Car industry too mired in present
When Henry Ford introduced the Model T in 1908, America had almost no paved roads outside the cities.
One of the early owners’ biggest headaches was tires punctured by horseshoe nails left on the road.
“Forget about this car thing,” Ford’s detractors might have said. “We don’t believe in government subsidies for road paving, and we’re protecting the pony cart makers. Anyhow, less than 1 percent of Americans even travel by car.”
Today’s can’t-doers must have been surprised this month when Tesla, the electric-car innovator, drove past Ford Motor Co. in market value while nipping at the heels of General Motors.
Both Ford and GM have been doing well of late, but investors have flocked to Tesla stock as a growth rocket. (Days before, Tesla founder Elon Musk’s SpaceX company launched — and landed — a real rocket.)
All this follows years of conservatives’ carping against Tesla and green energy initiatives. In 2015, the conservative Daily Caller website panned Tesla thusly:
“Liberal entrepreneur Elon Musk’s business ventures have benefited from nearly $5 billion in government subsidies in the past few years, but apparently that’s not enough taxpayer support to stop his electric car business from losing $4,000 on every vehicle it sells.”
Just four months ago, the business press wondered what the election of Donald Trump might mean for Tesla.
Talk of weaker fuel efficiency targets and premature ending of tax breaks for buying electric cars worried some investors — though obviously not much.
Noting that his companies would do fine without the government support, Musk famously said, “If I cared about subsidies, I would have entered the oil and gas industry.”
Some estimates put direct U.S. subsidies to the fossil fuel industry at $20 billion a year.
People of little imagination argue that wind turbines provide only 4.7 percent of our power, that solar accounts for just 4 percent and that coal generates 33 percent.
Therefore, renewable energy is just not a viable alternative to fossil fuels. Nothing wrong with the numbers themselves. The conclusion based on them, however, could use some work.
A more sophisticated view would note that Iowa now gets 36.6 percent of its power from wind, with South Dakota getting 30.3 percent and Kansas 29.6 percent. In 2000, wind turbines generated 5.6 million megawatt-hours of power in the United States.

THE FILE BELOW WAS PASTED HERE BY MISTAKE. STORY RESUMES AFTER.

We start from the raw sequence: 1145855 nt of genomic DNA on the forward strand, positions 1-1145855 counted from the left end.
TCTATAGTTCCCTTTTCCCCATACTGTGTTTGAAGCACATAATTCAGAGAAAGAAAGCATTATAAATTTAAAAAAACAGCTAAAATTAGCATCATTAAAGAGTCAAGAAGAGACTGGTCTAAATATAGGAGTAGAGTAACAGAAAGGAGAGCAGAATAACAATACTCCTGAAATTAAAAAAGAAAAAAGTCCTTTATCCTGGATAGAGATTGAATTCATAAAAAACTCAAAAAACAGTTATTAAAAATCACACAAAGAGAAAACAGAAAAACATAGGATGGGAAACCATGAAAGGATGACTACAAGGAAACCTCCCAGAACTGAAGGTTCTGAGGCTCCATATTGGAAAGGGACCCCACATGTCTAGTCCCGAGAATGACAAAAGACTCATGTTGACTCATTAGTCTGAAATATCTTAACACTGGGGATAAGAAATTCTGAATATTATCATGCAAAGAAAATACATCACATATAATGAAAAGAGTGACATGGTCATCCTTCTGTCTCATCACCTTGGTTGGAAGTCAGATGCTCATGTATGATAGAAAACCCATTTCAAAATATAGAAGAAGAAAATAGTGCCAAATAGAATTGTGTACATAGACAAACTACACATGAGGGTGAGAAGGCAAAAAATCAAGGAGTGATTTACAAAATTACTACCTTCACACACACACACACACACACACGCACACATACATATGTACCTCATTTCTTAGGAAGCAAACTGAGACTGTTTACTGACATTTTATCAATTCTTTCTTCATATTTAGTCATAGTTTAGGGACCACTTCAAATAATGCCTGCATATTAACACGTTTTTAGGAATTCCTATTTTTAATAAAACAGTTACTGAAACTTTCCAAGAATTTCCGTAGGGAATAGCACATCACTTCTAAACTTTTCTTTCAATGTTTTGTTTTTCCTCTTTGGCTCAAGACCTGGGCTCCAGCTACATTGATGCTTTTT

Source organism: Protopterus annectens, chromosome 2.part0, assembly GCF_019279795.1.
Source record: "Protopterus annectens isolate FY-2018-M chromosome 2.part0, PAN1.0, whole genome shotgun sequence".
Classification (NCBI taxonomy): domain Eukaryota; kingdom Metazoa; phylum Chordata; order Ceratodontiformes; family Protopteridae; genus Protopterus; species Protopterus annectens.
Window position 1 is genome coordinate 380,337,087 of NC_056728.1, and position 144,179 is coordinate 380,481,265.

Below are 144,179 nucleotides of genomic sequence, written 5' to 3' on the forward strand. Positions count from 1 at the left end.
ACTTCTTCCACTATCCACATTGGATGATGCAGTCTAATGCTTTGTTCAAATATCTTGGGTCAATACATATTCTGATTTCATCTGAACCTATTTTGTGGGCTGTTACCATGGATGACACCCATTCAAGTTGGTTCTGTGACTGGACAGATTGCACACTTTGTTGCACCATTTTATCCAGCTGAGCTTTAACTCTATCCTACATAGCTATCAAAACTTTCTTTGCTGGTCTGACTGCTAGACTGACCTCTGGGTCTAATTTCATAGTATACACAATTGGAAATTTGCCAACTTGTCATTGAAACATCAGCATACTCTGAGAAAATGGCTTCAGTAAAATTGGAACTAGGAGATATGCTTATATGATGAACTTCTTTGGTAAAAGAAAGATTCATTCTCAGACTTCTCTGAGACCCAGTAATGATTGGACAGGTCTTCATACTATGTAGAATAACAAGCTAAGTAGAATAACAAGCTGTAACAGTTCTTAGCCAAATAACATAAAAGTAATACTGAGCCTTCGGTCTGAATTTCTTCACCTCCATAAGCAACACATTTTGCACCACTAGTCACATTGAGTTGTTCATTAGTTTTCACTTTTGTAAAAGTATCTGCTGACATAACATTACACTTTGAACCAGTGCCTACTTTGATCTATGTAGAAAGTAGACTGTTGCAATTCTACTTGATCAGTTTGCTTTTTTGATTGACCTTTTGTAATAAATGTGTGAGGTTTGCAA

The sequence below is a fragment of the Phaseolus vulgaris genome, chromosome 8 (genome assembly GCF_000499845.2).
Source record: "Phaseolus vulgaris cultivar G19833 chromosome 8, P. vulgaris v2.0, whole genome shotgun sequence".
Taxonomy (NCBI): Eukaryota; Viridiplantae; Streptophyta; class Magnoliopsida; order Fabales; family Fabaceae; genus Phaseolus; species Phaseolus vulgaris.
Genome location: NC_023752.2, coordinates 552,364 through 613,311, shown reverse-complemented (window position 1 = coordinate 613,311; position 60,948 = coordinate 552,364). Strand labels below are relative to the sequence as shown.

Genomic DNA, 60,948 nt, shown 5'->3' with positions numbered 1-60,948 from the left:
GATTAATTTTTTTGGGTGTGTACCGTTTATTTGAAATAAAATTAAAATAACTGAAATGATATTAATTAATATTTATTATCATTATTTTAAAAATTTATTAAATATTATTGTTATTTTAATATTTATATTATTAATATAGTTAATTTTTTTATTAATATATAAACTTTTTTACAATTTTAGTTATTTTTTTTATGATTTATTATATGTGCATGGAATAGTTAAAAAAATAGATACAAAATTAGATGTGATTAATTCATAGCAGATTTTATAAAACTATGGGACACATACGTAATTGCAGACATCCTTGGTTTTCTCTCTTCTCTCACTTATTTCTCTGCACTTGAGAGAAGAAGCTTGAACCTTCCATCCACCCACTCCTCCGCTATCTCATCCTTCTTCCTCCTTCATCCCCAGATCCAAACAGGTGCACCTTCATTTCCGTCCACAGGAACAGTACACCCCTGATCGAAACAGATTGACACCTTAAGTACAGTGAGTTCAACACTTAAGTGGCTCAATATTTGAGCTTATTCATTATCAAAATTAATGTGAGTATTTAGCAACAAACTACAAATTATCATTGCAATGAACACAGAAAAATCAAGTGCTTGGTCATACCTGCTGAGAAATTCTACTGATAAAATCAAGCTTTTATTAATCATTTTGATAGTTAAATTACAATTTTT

By 2016, the total was 40 times that, 226 million megawatt-hours.
Enlightened economic policy doesn’t save dying industries. It saves the people who work in them. When people get laid off from a factory job because of automation or foreign competition, the first thing you do is to keep them afloat with health and other safety-net benefits.
The second thing is to provide strong retraining programs leading to good jobs — and there are a lot of high-paying jobs that don’t require a college degree.
Sure, fix parts of trade agreements that aren’t fair. And not every environmental regulation makes sense. But it’s a dumb policy that regards addressing environmental challenges as job-killing rather than opportunity knocking.
China is not dumb.
While Trump is hectoring China over subsidies to steel and other smokestack industries, China is shoving government money into production of solar panels. China is also hot to dominate the manufacture of electric cars and the batteries that go in them.
Our conservatives, meanwhile, are sniping at Tesla.
Clean energy is the future, and our smartest competitors know it. Trump’s economic vision — to prop up coal and other declining industries — is a vision for a country that wants to lose.
Drop the futile promises to stop change.
What displaced workers need is help navigating it.